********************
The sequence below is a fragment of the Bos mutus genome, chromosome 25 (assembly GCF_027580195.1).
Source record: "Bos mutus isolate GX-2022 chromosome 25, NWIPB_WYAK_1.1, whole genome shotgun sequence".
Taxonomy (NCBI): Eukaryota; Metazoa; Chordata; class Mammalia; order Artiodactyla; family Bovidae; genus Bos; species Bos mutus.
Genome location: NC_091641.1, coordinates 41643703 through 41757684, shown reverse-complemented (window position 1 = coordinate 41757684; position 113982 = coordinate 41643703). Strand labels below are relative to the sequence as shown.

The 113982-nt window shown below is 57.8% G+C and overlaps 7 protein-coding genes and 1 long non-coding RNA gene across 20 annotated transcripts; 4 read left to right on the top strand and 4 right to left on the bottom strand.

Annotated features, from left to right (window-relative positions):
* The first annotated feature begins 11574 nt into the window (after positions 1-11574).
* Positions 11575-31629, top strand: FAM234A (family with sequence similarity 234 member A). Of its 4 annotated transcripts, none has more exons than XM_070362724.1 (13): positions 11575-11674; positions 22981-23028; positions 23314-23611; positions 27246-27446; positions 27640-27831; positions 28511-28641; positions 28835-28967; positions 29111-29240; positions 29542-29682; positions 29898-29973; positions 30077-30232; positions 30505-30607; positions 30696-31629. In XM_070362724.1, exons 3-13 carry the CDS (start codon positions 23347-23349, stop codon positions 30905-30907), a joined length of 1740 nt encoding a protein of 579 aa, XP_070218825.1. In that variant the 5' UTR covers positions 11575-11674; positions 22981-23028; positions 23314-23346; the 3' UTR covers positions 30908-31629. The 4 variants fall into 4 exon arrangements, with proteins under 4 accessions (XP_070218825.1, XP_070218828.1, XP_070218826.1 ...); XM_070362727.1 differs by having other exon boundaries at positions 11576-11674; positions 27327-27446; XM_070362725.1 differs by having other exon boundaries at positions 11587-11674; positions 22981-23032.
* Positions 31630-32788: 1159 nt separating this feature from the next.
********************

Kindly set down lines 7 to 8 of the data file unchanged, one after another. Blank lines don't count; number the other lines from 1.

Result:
* The first annotated feature begins 11574 nt into the window (after positions 1-11574).
* Positions 11575-31629, top strand: FAM234A (family with sequence similarity 234 member A). Of its 4 annotated transcripts, none has more exons than XM_070362724.1 (13): positions 11575-11674; positions 22981-23028; positions 23314-23611; positions 27246-27446; positions 27640-27831; positions 28511-28641; positions 28835-28967; positions 29111-29240; positions 29542-29682; positions 29898-29973; positions 30077-30232; positions 30505-30607; positions 30696-31629. In XM_070362724.1, exons 3-13 carry the CDS (start codon positions 23347-23349, stop codon positions 30905-30907), a joined length of 1740 nt encoding a protein of 579 aa, XP_070218825.1. In that variant the 5' UTR covers positions 11575-11674; positions 22981-23028; positions 23314-23346; the 3' UTR covers positions 30908-31629. The 4 variants fall into 4 exon arrangements, with proteins under 4 accessions (XP_070218825.1, XP_070218828.1, XP_070218826.1 ...); XM_070362727.1 differs by having other exon boundaries at positions 11576-11674; positions 27327-27446; XM_070362725.1 differs by having other exon boundaries at positions 11587-11674; positions 22981-23032.